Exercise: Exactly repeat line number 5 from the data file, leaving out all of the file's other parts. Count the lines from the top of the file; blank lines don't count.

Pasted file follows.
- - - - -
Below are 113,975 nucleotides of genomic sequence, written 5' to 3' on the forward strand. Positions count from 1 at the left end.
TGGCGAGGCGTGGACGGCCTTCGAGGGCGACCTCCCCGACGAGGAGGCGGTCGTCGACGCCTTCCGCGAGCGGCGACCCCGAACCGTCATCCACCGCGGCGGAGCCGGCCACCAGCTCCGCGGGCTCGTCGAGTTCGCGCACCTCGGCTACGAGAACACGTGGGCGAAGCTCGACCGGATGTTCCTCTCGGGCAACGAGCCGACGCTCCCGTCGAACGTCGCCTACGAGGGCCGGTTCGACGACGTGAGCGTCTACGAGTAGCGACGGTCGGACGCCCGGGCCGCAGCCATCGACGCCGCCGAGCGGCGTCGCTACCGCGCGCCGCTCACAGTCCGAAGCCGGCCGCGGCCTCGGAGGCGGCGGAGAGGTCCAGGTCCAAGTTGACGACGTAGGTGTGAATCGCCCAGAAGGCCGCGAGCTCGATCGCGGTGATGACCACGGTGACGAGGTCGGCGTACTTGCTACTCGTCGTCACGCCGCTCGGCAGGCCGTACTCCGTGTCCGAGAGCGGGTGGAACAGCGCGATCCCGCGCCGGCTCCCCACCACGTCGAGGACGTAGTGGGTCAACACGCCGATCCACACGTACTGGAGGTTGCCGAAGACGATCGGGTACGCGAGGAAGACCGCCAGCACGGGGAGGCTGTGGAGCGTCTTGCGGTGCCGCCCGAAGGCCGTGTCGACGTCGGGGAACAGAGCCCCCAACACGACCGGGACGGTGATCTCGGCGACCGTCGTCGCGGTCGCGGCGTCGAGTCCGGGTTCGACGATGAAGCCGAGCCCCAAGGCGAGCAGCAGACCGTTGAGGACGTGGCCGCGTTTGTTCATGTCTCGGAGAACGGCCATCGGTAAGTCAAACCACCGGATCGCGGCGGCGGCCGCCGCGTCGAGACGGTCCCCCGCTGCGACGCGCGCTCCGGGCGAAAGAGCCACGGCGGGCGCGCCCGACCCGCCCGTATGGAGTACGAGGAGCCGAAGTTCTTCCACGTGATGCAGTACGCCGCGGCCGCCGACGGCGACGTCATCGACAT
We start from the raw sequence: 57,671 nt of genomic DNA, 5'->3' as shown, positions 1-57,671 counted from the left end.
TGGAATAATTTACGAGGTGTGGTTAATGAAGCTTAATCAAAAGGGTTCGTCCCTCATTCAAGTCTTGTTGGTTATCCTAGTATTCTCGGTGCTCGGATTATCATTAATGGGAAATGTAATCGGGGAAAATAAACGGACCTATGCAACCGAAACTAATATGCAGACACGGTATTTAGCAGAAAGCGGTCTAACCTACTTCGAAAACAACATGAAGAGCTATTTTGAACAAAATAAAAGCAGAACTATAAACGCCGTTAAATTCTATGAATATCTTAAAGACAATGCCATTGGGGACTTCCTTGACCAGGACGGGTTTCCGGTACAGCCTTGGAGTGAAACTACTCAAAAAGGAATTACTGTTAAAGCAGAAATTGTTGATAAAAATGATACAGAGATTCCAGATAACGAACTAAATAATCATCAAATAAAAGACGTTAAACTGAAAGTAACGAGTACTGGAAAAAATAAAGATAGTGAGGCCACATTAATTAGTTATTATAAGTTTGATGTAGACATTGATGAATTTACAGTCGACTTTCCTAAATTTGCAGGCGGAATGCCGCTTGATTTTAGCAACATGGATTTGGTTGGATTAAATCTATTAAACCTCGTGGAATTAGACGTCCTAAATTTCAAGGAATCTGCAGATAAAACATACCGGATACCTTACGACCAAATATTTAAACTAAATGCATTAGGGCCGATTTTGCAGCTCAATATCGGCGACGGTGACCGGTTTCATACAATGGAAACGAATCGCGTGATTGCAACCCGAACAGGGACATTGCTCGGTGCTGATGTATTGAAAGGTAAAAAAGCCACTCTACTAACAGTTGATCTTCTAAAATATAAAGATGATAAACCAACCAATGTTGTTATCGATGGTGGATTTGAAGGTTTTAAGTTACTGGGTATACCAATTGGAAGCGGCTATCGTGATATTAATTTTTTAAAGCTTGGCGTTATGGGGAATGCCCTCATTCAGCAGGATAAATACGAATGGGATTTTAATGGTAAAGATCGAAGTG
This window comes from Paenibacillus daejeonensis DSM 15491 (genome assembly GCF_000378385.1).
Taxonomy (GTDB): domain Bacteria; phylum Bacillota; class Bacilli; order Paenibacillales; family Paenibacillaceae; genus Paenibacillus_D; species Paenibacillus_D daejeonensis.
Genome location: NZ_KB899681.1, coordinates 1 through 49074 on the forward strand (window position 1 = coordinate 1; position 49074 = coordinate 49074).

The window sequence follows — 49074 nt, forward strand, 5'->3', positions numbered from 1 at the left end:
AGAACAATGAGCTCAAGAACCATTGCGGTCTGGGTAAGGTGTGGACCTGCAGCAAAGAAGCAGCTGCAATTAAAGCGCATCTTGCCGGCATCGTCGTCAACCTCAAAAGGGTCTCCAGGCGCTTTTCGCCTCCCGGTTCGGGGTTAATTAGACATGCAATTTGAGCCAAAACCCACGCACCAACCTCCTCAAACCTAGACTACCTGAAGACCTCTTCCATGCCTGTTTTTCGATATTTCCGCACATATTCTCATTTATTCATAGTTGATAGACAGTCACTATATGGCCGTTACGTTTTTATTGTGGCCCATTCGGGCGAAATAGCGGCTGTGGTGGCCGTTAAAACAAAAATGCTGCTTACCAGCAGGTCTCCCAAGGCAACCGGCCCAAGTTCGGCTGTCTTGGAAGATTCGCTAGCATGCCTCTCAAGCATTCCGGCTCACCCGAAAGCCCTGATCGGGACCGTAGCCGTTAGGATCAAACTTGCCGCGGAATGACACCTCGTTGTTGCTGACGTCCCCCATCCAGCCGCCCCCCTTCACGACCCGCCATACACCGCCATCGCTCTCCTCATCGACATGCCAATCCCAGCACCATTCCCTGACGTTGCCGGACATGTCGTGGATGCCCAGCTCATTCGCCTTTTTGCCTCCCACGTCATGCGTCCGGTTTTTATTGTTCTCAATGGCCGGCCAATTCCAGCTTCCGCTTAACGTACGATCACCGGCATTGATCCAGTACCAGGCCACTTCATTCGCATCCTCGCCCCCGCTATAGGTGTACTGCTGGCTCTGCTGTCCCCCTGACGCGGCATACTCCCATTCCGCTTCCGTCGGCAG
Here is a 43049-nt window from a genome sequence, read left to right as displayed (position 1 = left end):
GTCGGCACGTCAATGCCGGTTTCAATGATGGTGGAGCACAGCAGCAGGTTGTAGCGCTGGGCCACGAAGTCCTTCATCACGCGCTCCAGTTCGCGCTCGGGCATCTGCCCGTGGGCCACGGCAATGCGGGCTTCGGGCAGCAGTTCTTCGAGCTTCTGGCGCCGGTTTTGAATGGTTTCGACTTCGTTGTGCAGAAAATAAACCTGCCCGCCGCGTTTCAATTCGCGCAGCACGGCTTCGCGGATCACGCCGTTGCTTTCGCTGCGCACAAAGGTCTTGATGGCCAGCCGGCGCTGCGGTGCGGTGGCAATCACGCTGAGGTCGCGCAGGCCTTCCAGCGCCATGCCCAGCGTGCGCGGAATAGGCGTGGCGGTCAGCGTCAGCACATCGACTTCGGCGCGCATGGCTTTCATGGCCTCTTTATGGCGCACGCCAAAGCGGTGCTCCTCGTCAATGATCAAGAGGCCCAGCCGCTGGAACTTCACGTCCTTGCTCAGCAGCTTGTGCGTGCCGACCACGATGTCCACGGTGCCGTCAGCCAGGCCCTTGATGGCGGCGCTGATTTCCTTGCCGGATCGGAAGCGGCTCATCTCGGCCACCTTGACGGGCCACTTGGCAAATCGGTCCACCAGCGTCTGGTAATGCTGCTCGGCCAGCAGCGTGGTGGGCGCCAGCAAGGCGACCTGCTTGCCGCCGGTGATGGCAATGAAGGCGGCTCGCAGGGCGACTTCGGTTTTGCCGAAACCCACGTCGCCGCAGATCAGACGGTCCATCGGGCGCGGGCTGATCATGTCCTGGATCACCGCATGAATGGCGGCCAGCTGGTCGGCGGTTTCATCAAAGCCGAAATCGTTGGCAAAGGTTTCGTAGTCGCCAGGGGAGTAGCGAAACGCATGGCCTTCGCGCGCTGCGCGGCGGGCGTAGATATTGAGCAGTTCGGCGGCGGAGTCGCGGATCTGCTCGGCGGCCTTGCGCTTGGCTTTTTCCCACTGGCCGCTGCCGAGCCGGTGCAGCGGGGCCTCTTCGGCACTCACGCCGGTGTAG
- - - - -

This window comes from Paenibacillus daejeonensis DSM 15491 (genome assembly GCF_000378385.1).